The choice between performing total hip arthroplasty (THA) or hemiarthroplasty (HA) is not straightforward in older patients with femoral neck fracture, particularly when co-morbidities are factored in. This led us to carry out a case-control study to determine (1) the rate of mechanical complications for these two types of implants, and (2) the rate of medical complications and mortality.
THA with dual mobility cup (DM) will result in fewer mechanical complications than HA.
Patients and methods
This was a single-center, retrospective case-control study. Between 2010 and 2015, all patients with a femoral neck fracture treated by HA or DM THA were included. The primary outcome was the occurrence of any type of surgical complication. The Charlson Co-morbidity Index (CCI) and the independence during Activities of Daily Living (ADL) score were calculated for every patient. Two subgroups of patients were made based on whether they met frailty criteria. The effect of covariates on 1-year mortality was controlled using Cox's proportional hazards regression model.
The cohort consisted of 101 HA and 98 THA procedures in 193 patients (139 women, 54 men) with a mean age of 80.6years (range, 76–101). The mean follow-up was 24.2months (range, 0–83) with a median of 14.5months. Fifteen of the HA hips (15%) had surgical complication, of which 10 were posterior dislocations (10%). Ten patients in the HA cohort had a serious medical complication (10%). Ten of the THA hips (10%) had a mechanical complication, including three posterior dislocations (3%) and four infections (4%). Nine patients in the THA cohort had a medical complication (9%). There were significantly fewer posterior dislocations in the THA hips (p = 0.05). In the subgroup analysis, the 117 patients (58%) who met the frailty criteria had a significantly lower dislocation rate after undergoing THA (p = 0.048). After adjusting on age, ADL and CCI score, the dislocation rate no longer differed significantly between the two groups (p = 0.1). The dislocation rate was lower in the THA hips only in the “frail” patients (Odds ratio = 0.137, 95% CI: [0.003–0.97] (p = 0.04)). There was no difference in the dislocation rate in the “non-frail” patients. The overall 1-year mortality was 85% [95% CI: 78–94%]. It was 78% [95% CI: 69–86%] for the HA hips and 88% [95% CI: 82–95%] for the THA hips (p = 0.01). After factoring in the impact of age, CCI and ADL, the differences in the 1-year mortality between HA and THA were no longer present (p = 0.42). Thus, there is no increased risk of mortality in THA patients.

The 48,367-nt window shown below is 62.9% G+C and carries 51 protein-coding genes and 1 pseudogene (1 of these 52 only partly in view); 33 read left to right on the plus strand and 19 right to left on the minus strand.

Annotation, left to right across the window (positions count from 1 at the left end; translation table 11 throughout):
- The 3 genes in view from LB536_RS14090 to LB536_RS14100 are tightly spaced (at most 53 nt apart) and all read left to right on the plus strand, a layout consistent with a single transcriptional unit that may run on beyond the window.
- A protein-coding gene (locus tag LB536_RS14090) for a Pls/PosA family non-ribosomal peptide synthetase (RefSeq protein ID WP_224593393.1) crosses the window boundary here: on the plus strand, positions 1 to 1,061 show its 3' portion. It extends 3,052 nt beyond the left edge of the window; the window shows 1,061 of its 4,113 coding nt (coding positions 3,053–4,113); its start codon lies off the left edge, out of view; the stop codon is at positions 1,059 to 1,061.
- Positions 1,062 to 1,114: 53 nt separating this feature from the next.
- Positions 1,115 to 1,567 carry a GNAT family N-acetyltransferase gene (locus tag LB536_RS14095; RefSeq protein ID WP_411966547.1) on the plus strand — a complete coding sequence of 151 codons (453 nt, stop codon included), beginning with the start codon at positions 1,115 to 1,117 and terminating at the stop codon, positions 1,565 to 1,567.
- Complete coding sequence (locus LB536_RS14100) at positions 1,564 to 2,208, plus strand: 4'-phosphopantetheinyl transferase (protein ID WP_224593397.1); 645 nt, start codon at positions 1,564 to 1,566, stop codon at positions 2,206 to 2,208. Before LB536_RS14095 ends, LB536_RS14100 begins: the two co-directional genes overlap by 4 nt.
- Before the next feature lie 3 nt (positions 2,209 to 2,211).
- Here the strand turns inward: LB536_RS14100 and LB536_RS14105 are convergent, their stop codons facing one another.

When the CCI and independence level are taken into consideration, the frailest patients can undergo DM THA to reduce the dislocation risk, without increasing the mortality rate at 1year. Patients who are not frail will benefit equally from undergoing HA or THA.
Level of evidence
III, case-control study.Le texte complet de cet article est disponible en PDF.
Keywords : Femoral neck fracture, Total hip arthroplasty, Bipolar arthroplasty, Dual mobility, Behavior, Dislocation, Complications